More pressure mounts on Coca-Cola’s COP27 sponsorship

GLOBAL – US environmental organizations Just Zero and Beyond Plastics are calling on the UN to drop Coca-Cola as a sponsor for its upcoming COP27 climate talks over plastics concerns, arguing the material has become “the new coal” and warrants a major response.

Critics have raised over 235,000 signatures in an online petition to prevent “corporate infiltration” of the event, with the conference, set for 6th-18th November, will be held in Egypt.

The two organizations say that the beverage manufacturer’s role in the event is undermining the global fight against climate change and is at odds with efforts to bring down emissions.

“COP 27 is supposed to focus on solutions for fighting the catastrophic climate crisis,” said Judith Enck, who heads Beyond Plastics and previously served as an Obama-era EPA regional administrator. “Instead, we’re allowing it to be a stage for corporate greenwashing.”

She was joined in her remarks by Just Zero State Policy Director Peter Blair, who said the company’s sponsorship of COP 27 “makes it hard to see this meeting as anything more than a performative act.”

Other corporate sponsors for COP 27 include Microsoft Corp., IBM Corp., Boston Consulting Group Inc. and Vodafone Group PLC.

Coca-Cola has drawn ire from anti-plastics groups who have long targeted the global beverage manufacturing force over plastics, a fossil fuel product.

They have pushed back hard on Coca-Cola’s role as a sponsor for this year’s COP event, noting not only the realities of plastics production but also the mounting environmental crisis associated with pollution and dismal recycling numbers.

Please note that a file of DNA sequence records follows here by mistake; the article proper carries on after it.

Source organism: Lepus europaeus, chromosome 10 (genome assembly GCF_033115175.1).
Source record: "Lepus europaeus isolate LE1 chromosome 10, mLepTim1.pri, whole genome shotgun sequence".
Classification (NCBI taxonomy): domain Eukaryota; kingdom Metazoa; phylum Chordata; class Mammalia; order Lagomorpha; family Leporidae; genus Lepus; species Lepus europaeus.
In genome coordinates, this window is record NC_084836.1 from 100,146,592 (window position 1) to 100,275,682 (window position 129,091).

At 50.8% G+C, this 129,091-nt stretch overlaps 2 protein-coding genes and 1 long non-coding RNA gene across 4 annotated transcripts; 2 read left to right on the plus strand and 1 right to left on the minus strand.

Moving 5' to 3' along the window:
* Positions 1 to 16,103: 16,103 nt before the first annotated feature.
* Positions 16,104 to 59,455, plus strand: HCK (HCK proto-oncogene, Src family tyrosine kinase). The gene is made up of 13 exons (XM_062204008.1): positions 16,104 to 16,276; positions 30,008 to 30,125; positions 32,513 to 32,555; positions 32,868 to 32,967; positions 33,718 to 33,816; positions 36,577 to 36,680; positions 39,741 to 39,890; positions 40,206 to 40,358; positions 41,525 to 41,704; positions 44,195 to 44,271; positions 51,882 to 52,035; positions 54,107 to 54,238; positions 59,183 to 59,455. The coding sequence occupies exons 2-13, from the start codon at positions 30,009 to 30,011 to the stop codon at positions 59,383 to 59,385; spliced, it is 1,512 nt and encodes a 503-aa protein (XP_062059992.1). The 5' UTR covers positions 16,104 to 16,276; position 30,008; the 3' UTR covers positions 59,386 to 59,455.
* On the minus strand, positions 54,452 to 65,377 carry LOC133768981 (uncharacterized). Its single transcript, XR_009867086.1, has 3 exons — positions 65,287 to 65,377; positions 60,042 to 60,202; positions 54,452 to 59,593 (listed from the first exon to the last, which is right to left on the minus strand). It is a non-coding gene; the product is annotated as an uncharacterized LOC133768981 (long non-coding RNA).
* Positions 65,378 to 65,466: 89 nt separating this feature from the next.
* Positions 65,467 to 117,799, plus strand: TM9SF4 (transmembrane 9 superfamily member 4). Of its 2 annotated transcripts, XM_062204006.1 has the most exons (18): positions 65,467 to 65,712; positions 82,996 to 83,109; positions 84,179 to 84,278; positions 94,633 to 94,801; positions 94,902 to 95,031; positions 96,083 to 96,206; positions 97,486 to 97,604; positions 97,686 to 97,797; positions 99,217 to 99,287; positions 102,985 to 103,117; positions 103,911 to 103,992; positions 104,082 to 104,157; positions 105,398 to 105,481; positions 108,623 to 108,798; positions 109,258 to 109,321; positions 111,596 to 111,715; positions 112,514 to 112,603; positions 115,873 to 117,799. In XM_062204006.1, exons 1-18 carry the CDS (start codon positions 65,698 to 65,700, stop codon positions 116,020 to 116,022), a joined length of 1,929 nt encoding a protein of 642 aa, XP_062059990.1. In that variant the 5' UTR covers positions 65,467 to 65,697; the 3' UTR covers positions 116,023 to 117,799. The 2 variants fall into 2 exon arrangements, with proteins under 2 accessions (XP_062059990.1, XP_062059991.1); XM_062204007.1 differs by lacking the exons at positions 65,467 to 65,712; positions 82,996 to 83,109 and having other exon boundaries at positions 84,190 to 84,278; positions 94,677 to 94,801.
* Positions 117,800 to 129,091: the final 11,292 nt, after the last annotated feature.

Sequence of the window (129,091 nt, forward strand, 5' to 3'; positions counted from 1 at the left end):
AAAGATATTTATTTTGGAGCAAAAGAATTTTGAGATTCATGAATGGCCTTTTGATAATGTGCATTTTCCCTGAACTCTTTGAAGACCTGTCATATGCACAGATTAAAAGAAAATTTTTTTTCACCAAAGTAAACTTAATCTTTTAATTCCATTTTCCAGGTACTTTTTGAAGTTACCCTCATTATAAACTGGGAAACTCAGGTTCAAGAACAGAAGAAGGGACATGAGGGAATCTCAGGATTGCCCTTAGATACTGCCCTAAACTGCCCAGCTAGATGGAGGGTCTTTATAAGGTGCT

In addition, advocates have cited a 2021 report from Beyond Plastics and Bennington College in Vermont that found plastics are poised to overtake coal as a driver of climate emissions within a decade.

Coca-Cola has repeatedly emphasized its recycling commitments and investments, which include plans to achieve net-zero emissions by 2050 and heavily combat marine debris.

Despite its efforts, an annual audit of corporate brands by Break Free From Plastic, an international coalition, has notably named Coca-Cola “the world’s top plastic polluter” for four years running.

Critics charge that its pollution footprint speaks for itself. Coca-Cola has said that it is responsible for around 3 million metric tons of plastic packaging, an inevitable waste product. Such numbers, advocates argue, should disqualify the company from COP 27 sponsorship.

“By pouring millions of dollars into sponsoring COP 27, Coca-Cola is making a shameful play to give the appearance of environmental responsibility,” added Blair.

“But behind the scenes, Coca-Cola’s lobbyists campaign to block improvements in real recycling and resist calls to transition away from single-use plastic bottles to reusable and refillable glass containers.”

The comments from Just Zero and Beyond Plastics compound earlier complaints from groups including Greenpeace, who have argued the company’s presence at COP 27 is “greenwashing.”

The push coincides with the release of a major new report on recycling from the Ellen MacArthur Foundation, which does significant work on plastics issues.

In its 2022 progress report, the organization found that “strong progress” is being made in some areas but that a number of companies are not on track to completely implement reusable, recyclable or compostable packaging by 2025.

Produced with the U.N. Environment Programme, the findings underscore just how challenging it is for companies to meet plastics recycling metrics.

Flexible packaging, like sachets and films, are particularly burdensome, given that they are not accepted by most recycling facilities and easily find their way into the environment as contaminants.

Coca-Cola is one of the companies participating in the annual report, which shows the company actually increased the amount of plastic it has produced since signing on in 2018.

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